USA vs Portugal: A Tactical Preview
They had it! They flipping had it—in the palm of their hand, on the tips of their fingers. They could feel it, could taste it— They Had it…until they didn’t. Soccer is a cruel game, and on Sunday, it couldn’t have been crueler.
That being said, there is a lot to be learned from this game, and it’s my job to shake off the shock and analyze what ended up being one of the most memorable games in our nation’s history. This is what I saw.
The big debate going into the game was 4-4-2 or 4-5-1, and some truly great minds went head to head on twitter over this issue.
In the end, Jurgen Klinsman gambled and went 4-5-1.
As Mathew predicted, by playing a single striker, the Portuguese fullbacks were given liberty to bomb up the flanks. Here are the heat charts.
A tactical error by Klinsmann? I’m not so sure. I think it was actually by design. The US essentially packed the midfield and dared Portugal to go wide or face the tight midfield trio of Kyle Beckerman, Jermaine Jones and Michael Bradley inside. In the end, the gambit almost worked. Although both Portugal goals came from wide play and an unfortunate mistake by Cameron, for the most part, Portugal was quiet from the flanks. As active and aggressive as the Portuguese fullbacks were, here is a diagram of all their crosses. The ones marked in red are off the mark. As you can see, that’s most of them.
At the same time, Almeida’s freedom to bomb forward did end up costing us on Portugal’s first goal. Sure Cameron made a mistake and Portugal got a lucky bounce, but at the end of the day, you create your own luck, and that goal doesn’t happen if Almeida isn’t allowed to be so far up the field to facilitate Veloso’s cross.
On the flipside, despite widespread pre-game criticisms by me and people much smarter than me, Jürgen’s 4-5-1 was vindicated in its ability to consistently create chances. In fact, this was probably the best midfield performance I’ve seen from a US team since the 2002 quarterfinals.
The US attack worked like an accordion, with Michael Bradley and Jermaine Jones dropping deep in defense and pushing up in the attack.
This came at a cost, however, as all three of our center-mids were forced to run a marathon in order to work the accordion attack so well.
USA vs Germany
So what does this mean for the Germany game? More than most people think, I’m afraid. The fittest man in the world couldn’t run 12-15 miles, half in the Amazon, and not feel tired legs 3 ½ days later. Kyle Beckerman and Jermaine Jones are 32 years old. You have to think these games have taken a major toll on their bodies.
Worse yet, Klinsmann did not bring any other defensive-mids on the trip —no Edu, no Williams, no Clark. Now the US finds itself going into a game against one of the tournament favorites in a scenario where the number of goals they concede to Germany could very well determine their fate in the tournament.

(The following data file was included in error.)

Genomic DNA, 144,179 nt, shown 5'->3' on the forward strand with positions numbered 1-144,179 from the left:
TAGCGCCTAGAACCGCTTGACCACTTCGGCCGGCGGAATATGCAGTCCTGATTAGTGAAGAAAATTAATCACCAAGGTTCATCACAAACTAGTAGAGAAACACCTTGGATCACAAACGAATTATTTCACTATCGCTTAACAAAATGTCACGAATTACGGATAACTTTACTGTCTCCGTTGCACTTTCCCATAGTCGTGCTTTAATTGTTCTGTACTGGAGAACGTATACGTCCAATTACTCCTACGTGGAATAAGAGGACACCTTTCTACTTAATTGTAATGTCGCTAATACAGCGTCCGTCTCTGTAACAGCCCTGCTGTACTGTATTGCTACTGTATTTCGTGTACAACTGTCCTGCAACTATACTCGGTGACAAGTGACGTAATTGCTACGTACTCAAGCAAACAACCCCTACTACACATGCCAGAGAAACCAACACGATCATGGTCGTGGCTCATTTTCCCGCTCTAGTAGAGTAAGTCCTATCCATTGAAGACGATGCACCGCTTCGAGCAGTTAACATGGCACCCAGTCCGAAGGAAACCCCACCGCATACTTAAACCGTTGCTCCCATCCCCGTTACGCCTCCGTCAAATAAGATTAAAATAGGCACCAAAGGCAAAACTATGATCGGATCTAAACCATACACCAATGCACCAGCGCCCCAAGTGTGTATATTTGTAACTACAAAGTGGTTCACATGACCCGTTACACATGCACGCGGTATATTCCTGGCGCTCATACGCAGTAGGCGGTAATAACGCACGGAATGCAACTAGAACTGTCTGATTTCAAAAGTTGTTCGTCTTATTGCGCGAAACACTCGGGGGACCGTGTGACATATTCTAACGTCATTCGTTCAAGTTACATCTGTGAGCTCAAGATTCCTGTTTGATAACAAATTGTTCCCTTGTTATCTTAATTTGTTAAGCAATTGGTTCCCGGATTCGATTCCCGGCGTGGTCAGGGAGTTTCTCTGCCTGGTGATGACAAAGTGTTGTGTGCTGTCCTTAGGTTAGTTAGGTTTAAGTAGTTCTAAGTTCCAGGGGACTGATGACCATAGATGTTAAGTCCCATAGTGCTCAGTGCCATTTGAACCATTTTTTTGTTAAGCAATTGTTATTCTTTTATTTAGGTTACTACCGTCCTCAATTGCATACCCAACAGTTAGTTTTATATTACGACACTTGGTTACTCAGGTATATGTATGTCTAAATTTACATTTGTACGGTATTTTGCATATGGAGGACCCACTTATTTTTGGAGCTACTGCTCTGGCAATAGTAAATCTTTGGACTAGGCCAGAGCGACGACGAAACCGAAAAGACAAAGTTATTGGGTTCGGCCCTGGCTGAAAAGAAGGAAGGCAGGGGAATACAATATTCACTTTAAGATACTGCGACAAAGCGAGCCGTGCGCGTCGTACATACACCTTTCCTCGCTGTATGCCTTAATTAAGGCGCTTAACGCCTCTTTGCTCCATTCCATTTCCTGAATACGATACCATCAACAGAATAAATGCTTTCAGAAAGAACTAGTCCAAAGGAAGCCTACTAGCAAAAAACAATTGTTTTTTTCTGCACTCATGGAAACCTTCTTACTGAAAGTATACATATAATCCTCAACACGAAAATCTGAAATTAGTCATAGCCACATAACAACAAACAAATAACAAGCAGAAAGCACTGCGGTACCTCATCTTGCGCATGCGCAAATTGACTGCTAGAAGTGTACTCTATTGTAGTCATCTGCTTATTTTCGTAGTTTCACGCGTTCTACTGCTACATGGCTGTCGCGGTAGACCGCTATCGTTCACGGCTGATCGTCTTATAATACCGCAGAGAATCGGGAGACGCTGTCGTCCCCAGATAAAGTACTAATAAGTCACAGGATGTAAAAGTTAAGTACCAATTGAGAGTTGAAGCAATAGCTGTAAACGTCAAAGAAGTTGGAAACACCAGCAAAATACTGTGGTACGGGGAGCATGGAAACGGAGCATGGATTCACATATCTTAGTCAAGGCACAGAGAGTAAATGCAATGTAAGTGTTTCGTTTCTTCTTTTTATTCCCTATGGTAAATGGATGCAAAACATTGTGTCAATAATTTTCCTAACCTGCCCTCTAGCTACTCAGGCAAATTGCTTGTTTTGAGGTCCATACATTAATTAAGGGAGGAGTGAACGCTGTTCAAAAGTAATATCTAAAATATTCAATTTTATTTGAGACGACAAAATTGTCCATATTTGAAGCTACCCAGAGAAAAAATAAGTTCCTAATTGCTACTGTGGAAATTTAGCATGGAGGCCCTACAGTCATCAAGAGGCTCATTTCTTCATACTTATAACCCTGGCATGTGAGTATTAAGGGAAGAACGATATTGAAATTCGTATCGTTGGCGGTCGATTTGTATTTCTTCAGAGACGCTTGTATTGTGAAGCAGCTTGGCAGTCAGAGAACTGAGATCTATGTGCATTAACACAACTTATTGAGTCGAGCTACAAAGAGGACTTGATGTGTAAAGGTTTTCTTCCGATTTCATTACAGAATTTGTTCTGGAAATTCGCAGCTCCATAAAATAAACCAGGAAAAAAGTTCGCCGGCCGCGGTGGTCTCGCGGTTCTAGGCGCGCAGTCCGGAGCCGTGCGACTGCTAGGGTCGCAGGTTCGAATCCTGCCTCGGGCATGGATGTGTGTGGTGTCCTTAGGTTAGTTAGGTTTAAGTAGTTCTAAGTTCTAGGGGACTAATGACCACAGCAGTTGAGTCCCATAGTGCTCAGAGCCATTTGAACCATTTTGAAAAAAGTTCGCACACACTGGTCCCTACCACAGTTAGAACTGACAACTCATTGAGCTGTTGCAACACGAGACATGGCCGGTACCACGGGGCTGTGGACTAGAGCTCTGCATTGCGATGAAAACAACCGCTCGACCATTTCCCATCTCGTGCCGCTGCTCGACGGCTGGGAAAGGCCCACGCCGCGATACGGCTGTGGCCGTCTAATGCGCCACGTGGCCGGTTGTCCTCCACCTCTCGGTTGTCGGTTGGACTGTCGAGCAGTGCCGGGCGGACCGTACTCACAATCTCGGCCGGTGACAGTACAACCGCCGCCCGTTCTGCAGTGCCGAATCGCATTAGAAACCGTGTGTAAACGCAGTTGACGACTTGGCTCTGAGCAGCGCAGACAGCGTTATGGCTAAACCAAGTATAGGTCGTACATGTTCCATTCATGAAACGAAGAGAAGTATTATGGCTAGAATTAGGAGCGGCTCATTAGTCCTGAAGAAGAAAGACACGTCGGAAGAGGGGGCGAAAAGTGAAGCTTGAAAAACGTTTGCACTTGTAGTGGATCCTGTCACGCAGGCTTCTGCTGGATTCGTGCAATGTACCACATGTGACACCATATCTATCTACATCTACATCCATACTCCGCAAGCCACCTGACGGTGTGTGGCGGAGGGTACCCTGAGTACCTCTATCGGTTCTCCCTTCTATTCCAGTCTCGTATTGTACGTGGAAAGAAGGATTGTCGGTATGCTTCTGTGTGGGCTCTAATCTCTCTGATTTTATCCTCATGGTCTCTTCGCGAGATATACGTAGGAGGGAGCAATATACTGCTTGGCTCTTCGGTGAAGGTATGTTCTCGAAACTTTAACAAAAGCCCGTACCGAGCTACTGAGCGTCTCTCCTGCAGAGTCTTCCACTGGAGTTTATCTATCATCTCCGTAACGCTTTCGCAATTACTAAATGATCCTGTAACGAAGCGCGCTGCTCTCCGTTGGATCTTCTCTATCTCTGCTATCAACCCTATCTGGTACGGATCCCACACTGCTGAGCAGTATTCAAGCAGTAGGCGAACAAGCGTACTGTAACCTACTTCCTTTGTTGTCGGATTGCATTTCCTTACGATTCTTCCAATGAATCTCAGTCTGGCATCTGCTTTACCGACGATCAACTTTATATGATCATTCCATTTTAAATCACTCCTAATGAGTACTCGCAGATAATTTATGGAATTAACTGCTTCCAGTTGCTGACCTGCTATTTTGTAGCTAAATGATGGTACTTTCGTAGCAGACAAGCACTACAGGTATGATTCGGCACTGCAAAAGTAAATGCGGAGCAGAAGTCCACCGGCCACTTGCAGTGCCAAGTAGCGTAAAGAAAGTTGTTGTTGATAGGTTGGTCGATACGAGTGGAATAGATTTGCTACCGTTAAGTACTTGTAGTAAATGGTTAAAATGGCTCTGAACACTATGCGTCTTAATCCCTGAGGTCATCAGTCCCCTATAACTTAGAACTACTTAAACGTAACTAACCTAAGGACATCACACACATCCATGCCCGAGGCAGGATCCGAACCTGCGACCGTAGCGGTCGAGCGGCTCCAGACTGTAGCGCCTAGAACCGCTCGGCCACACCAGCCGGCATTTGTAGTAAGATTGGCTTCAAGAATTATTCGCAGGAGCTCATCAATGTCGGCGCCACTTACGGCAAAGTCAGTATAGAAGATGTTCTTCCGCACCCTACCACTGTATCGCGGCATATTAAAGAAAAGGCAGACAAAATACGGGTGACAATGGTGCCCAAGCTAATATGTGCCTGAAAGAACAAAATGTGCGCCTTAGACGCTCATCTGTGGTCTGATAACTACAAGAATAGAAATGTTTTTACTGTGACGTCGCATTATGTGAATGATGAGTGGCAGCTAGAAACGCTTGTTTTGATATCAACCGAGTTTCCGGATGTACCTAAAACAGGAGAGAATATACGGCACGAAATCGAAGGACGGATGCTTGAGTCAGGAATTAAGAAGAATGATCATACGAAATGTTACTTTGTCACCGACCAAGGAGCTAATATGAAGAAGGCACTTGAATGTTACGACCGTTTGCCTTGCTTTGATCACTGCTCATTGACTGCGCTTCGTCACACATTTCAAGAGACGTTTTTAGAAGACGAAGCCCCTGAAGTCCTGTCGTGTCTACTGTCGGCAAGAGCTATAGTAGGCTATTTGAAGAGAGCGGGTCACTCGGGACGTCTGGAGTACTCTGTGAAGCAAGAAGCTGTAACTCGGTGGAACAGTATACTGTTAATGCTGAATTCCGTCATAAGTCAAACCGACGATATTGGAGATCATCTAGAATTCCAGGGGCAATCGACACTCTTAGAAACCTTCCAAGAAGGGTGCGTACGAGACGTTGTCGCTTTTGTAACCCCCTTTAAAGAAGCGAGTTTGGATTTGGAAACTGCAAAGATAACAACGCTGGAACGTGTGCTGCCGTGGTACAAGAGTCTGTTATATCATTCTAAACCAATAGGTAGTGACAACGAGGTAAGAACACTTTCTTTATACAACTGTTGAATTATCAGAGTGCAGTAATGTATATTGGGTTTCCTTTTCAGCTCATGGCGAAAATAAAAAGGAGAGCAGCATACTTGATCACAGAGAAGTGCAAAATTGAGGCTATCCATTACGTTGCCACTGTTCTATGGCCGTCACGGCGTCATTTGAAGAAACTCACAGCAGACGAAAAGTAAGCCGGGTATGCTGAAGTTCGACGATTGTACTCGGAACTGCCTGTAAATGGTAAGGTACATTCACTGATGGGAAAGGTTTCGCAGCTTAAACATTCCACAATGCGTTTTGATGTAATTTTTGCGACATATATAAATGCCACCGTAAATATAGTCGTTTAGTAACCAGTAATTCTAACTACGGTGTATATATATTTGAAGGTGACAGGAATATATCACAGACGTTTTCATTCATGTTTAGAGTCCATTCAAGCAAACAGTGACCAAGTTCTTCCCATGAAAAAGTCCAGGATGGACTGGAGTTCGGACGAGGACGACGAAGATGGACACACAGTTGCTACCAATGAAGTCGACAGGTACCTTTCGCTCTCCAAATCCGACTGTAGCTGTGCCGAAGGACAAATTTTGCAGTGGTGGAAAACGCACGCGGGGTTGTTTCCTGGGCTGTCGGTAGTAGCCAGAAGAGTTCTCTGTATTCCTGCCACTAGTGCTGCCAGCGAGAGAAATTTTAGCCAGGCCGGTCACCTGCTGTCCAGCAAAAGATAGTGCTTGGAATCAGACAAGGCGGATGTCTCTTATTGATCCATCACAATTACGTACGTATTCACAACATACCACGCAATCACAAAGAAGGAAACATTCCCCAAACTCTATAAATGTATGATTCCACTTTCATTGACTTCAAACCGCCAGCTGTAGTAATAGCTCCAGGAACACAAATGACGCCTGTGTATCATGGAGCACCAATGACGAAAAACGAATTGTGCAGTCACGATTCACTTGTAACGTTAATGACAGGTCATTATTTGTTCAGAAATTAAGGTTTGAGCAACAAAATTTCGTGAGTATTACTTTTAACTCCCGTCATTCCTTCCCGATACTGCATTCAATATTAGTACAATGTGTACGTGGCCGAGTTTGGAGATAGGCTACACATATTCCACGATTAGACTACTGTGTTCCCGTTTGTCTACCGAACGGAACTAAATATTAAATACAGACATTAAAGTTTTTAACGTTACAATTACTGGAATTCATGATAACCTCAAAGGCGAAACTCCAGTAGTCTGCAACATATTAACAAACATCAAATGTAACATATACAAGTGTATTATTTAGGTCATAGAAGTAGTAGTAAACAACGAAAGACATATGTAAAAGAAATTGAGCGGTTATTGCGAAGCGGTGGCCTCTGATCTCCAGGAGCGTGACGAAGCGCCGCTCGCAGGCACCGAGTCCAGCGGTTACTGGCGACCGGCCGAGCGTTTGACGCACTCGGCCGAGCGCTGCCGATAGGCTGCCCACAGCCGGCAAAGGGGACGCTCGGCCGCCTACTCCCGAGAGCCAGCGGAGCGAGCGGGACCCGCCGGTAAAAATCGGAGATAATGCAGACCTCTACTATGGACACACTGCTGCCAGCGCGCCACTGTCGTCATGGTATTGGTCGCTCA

Considering this—Klinsmann has 3 options—all of them a gamble.
1. Continue to rely on the work rate of these three players and pray they have the stamina to get through the game.
2. Bring in the less defensively oriented Mix Diskerud.
3. Bring Cameron into the midfield and replace him in the backline with Brooks.
Combination and fullbacks
Instead of the raw speed of old, the US worked the counter with beautiful combination play, and as you can see from the following charts, these counter attackers were worked from the inside out—center-mids to fullbacks.
For me, the biggest highlight of this was the play of Fabian Johnson and Jermaine Jones.
The chemistry these two showed on the night was magical to watch, and as you can see, the US found the majority of their success down that right hand flank.
… and surprise, surprise, guess where FJ spent most of the night?
Can we expect a similar performance from Fabian Johnson against Germany? In short, the answer is mostly likely no. The reason the US had so much success working down the right hand side is because Ronaldo is a notoriously lazy defender. As you can see from his heatmap, he spent almost no time in the defensive 3rd.
Now compare that to the heatmaps of Germany’s front 3 against Ghana.
The German 4-3-3 may be incredibly fluid in the attacking 3rd, but in the defensive 3rd, it is quite rigid, and each of the front 3 have clear defensive responsibilities.
So what hope does the US have? Emulate Ghana— press high, push the the German midfielders back, and for the love of God, track those runners. Hit-em quick. Germany’s defense relies on its front three getting back to defend. Don’t let’em. Use pressure to force turnovers and break with speed before they can get back. With tired legs, there is no doubt that the bench will have to step up big. It won’t be easy—nothing great in life is, but if the US can hold on, there is no telling how far they can go in this tournament.
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Heatmaps and tactical illustrations courtesy of MLSsoccer.com, and used with permission, all rights reserved.